From there, I told him everything that I thought was broken in the process of buying maternity clothes and how I would change it. I hadn't even realized how much I had been thinking about it, but it all seemed so obvious to me. Retail was changing, the sharing economy was growing and millennials were embracing new ecommerce brands. All of this was happening, but maternity was the last area to adopt the trends, which really was no surprise. Maternity seemed like it was always the forgotten stepchild of fashion. I wanted to change all of that. I wanted to bring the best brands together all in one place and create a boutique experience with outstanding customer service. I wanted to give women a new way to buy maternity and create a marketplace for gently worn maternity clothes. I wanted a store that recognized that getting dressed after pregnancy, when your body hasn't yet gone back to its previous shape and you may need functional clothes for nursing, was even harder than getting dressed during pregnancy.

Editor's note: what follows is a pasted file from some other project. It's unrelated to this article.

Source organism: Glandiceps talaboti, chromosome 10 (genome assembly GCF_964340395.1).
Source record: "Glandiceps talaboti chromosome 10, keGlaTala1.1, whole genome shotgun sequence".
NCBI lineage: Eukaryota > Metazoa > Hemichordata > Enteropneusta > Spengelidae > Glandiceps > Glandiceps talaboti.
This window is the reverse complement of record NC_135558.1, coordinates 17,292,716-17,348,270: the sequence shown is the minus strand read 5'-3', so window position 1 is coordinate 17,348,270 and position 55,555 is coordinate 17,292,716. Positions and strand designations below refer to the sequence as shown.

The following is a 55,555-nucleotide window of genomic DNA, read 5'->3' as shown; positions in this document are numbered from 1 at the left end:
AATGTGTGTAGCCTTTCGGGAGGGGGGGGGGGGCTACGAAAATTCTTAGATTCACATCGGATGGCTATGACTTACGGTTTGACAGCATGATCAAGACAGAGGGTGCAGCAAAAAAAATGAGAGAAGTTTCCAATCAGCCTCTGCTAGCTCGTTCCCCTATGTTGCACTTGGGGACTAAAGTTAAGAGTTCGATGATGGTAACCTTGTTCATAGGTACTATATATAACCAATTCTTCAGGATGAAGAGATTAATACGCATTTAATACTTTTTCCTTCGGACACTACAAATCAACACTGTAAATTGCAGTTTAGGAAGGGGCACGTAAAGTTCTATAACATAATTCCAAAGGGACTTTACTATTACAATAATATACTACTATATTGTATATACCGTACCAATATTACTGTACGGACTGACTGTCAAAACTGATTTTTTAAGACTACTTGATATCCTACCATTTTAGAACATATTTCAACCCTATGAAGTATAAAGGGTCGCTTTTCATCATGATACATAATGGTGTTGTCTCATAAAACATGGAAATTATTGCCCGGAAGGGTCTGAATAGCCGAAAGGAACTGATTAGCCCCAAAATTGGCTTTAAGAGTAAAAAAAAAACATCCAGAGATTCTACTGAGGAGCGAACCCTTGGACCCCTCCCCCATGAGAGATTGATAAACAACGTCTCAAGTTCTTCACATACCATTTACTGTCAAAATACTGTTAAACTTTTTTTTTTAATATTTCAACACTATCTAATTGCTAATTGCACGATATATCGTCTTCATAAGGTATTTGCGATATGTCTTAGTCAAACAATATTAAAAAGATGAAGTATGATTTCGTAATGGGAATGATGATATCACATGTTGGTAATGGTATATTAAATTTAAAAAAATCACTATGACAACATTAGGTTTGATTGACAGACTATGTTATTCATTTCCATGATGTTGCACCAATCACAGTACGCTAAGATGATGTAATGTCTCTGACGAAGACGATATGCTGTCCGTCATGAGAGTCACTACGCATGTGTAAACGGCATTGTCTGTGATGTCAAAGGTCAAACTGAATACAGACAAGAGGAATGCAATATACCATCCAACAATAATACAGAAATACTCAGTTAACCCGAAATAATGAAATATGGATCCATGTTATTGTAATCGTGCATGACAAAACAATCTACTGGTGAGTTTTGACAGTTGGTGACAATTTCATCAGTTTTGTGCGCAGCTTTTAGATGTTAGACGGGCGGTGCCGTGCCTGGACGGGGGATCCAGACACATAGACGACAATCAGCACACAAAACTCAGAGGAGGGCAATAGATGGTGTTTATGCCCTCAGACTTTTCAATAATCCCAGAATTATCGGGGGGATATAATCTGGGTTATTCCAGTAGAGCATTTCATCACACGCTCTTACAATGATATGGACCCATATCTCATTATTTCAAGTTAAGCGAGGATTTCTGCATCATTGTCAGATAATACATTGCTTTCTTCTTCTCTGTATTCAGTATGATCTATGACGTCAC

Photo Courtesy of Hey Mama

One of the things I really wanted to address head on was the guilt factor in buying maternity. When I was exploring the idea of Mia Tango, I interviewed dozens of pregnant women and new moms. I started out asking them to tell me about their pregnancies. Every last one of them described their pregnancy in joyful terms. Mind you, many of these women suffered horrific physical effects: debilitating morning sickness; a full body rash that itched like mad; preeclampsia; gestational diabetes. These are not little inconveniences – these are painful and frightening experiences – and yet, the women still felt their pregnancies were wonderful, because they all know, as every mother does, that the birth of a healthy child is a miracle.

Then I asked them to tell me about getting dressed for pregnancy and I got an entirely different reaction. Frustration. Resentment. And Guilt. A lot of guilt, which is kind of bullshit given the burden they're carrying. Woman after woman told me where they usually shop and what they usually spend on clothes, and then described how they completely changed their entire shopping strategy after they got pregnant.